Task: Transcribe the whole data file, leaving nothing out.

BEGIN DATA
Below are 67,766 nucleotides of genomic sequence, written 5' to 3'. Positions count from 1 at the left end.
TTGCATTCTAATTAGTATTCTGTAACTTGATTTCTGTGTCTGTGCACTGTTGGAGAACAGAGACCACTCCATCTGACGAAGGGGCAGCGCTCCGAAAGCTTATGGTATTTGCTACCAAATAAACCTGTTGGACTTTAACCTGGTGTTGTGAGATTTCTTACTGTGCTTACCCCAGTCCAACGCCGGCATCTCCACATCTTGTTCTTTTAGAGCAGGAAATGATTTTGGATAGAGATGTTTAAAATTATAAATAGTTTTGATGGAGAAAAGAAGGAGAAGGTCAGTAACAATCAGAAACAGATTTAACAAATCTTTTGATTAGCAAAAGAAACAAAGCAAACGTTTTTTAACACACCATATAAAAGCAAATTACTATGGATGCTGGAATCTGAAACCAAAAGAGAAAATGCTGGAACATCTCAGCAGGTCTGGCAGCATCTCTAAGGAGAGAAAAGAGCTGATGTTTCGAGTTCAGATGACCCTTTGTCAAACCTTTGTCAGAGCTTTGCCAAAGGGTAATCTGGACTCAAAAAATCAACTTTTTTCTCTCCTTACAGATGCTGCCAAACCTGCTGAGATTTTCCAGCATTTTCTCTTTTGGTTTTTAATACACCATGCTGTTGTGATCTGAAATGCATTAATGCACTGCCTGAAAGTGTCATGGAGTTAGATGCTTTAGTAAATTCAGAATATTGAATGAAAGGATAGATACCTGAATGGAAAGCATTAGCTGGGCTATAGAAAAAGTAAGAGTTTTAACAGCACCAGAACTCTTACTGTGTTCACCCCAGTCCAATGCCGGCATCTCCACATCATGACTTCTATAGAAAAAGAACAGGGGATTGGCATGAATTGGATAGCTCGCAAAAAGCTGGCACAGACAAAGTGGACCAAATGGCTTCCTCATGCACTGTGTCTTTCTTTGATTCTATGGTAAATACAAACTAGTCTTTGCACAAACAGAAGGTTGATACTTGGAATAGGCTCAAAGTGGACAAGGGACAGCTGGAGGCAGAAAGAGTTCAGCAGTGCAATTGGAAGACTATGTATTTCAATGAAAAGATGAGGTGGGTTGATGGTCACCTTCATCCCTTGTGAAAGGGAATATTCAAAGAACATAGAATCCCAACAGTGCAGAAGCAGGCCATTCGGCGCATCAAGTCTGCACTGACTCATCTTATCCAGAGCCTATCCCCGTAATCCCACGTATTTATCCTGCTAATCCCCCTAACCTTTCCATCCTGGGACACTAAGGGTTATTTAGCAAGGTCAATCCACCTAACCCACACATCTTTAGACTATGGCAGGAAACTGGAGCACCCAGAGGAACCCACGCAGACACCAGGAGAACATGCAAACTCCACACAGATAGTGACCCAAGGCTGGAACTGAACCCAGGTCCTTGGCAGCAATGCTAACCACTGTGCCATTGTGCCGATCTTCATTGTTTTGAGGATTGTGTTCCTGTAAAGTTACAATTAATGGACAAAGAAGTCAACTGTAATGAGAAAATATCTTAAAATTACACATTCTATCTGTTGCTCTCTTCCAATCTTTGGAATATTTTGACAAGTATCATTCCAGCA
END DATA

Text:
Below are 67,766 nucleotides of genomic sequence, written 5' to 3'. Positions count from 1 at the left end.
TTGCATTCTAATTAGTATTCTGTAACTTGATTTCTGTGTCTGTGCACTGTTGGAGAACAGAGACCACTCCATCTGACGAAGGGGCAGCGCTCCGAAAGCTTATGGTATTTGCTACCAAATAAACCTGTTGGACTTTAACCTGGTGTTGTGAGATTTCTTACTGTGCTTACCCCAGTCCAACGCCGGCATCTCCACATCTTGTTCTTTTAGAGCAGGAAATGATTTTGGATAGAGATGTTTAAAATTATAAATAGTTTTGATGGAGAAAAGAAGGAGAAGGTCAGTAACAATCAGAAACAGATTTAACAAATCTTTTGATTAGCAAAAGAAACAAAGCAAACGTTTTTTAACACACCATATAAAAGCAAATTACTATGGATGCTGGAATCTGAAACCAAAAGAGAAAATGCTGGAACATCTCAGCAGGTCTGGCAGCATCTCTAAGGAGAGAAAAGAGCTGATGTTTCGAGTTCAGATGACCCTTTGTCAAACCTTTGTCAGAGCTTTGCCAAAGGGTAATCTGGACTCAAAAAATCAACTTTTTTCTCTCCTTACAGATGCTGCCAAACCTGCTGAGATTTTCCAGCATTTTCTCTTTTGGTTTTTAATACACCATGCTGTTGTGATCTGAAATGCATTAATGCACTGCCTGAAAGTGTCATGGAGTTAGATGCTTTAGTAAATTCAGAATATTGAATGAAAGGATAGATACCTGAATGGAAAGCATTAGCTGGGCTATAGAAAAAGTAAGAGTTTTAACAGCACCAGAACTCTTACTGTGTTCACCCCAGTCCAATGCCGGCATCTCCACATCATGACTTCTATAGAAAAAGAACAGGGGATTGGCATGAATTGGATAGCTCGCAAAAAGCTGGCACAGACAAAGTGGACCAAATGGCTTCCTCATGCACTGTGTCTTTCTTTGATTCTATGGTAAATACAAACTAGTCTTTGCACAAACAGAAGGTTGATACTTGGAATAGGCTCAAAGTGGACAAGGGACAGCTGGAGGCAGAAAGAGTTCAGCAGTGCAATTGGAAGACTATGTATTTCAATGAAAAGATGAGGTGGGTTGATGGTCACCTTCATCCCTTGTGAAAGGGAATATTCAAAGAACATAGAATCCCAACAGTGCAGAAGCAGGCCATTCGGCGCATCAAGTCTGCACTGACTCATCTTATCCAGAGCCTATCCCCGTAATCCCACGTATTTATCCTGCTAATCCCCCTAACCTTTCCATCCTGGGACACTAAGGGTTATTTAGCAAGGTCAATCCACCTAACCCACACATCTTTAGACTATGGCAGGAAACTGGAGCACCCAGAGGAACCCACGCAGACACCAGGAGAACATGCAAACTCCACACAGATAGTGACCCAAGGCTGGAACTGAACCCAGGTCCTTGGCAGCAATGCTAACCACTGTGCCATTGTGCCGATCTTCATTGTTTTGAGGATTGTGTTCCTGTAAAGTTACAATTAATGGACAAAGAAGTCAACTGTAATGAGAAAATATCTTAAAATTACACATTCTATCTGTTGCTCTCTTCCAATCTTTGGAATATTTTGACAAGTATCATTCCAGCA